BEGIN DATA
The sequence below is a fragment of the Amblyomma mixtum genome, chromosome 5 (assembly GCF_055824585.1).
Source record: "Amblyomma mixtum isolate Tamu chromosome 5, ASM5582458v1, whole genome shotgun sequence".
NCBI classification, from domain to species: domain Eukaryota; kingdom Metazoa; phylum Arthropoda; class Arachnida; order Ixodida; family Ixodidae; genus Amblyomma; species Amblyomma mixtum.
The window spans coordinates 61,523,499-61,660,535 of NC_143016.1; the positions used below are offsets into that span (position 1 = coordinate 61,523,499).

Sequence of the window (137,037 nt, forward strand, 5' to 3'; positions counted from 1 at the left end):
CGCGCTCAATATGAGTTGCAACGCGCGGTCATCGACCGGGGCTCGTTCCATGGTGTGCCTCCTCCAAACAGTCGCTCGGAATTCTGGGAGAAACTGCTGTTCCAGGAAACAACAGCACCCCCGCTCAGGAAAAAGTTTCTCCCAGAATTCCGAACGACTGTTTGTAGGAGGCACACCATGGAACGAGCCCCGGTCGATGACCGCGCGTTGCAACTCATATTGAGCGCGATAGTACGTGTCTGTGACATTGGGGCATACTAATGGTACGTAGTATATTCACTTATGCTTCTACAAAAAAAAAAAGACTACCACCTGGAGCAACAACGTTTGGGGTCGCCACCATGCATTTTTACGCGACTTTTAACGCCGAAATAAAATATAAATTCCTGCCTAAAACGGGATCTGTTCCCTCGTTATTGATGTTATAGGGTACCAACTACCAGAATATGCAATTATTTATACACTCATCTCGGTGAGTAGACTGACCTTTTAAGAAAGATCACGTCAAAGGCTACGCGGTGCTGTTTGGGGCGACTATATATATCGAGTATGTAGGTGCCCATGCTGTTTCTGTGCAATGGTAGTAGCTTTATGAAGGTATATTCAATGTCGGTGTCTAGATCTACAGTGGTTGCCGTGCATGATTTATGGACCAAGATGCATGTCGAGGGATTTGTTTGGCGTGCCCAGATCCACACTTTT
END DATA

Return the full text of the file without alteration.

The sequence below is a fragment of the Amblyomma mixtum genome, chromosome 5 (assembly GCF_055824585.1).
Source record: "Amblyomma mixtum isolate Tamu chromosome 5, ASM5582458v1, whole genome shotgun sequence".
NCBI classification, from domain to species: domain Eukaryota; kingdom Metazoa; phylum Arthropoda; class Arachnida; order Ixodida; family Ixodidae; genus Amblyomma; species Amblyomma mixtum.
The window spans coordinates 61,523,499-61,660,535 of NC_143016.1; the positions used below are offsets into that span (position 1 = coordinate 61,523,499).

Sequence of the window (137,037 nt, forward strand, 5' to 3'; positions counted from 1 at the left end):
CGCGCTCAATATGAGTTGCAACGCGCGGTCATCGACCGGGGCTCGTTCCATGGTGTGCCTCCTCCAAACAGTCGCTCGGAATTCTGGGAGAAACTGCTGTTCCAGGAAACAACAGCACCCCCGCTCAGGAAAAAGTTTCTCCCAGAATTCCGAACGACTGTTTGTAGGAGGCACACCATGGAACGAGCCCCGGTCGATGACCGCGCGTTGCAACTCATATTGAGCGCGATAGTACGTGTCTGTGACATTGGGGCATACTAATGGTACGTAGTATATTCACTTATGCTTCTACAAAAAAAAAAAGACTACCACCTGGAGCAACAACGTTTGGGGTCGCCACCATGCATTTTTACGCGACTTTTAACGCCGAAATAAAATATAAATTCCTGCCTAAAACGGGATCTGTTCCCTCGTTATTGATGTTATAGGGTACCAACTACCAGAATATGCAATTATTTATACACTCATCTCGGTGAGTAGACTGACCTTTTAAGAAAGATCACGTCAAAGGCTACGCGGTGCTGTTTGGGGCGACTATATATATCGAGTATGTAGGTGCCCATGCTGTTTCTGTGCAATGGTAGTAGCTTTATGAAGGTATATTCAATGTCGGTGTCTAGATCTACAGTGGTTGCCGTGCATGATTTATGGACCAAGATGCATGTCGAGGGATTTGTTTGGCGTGCCCAGATCCACACTTTT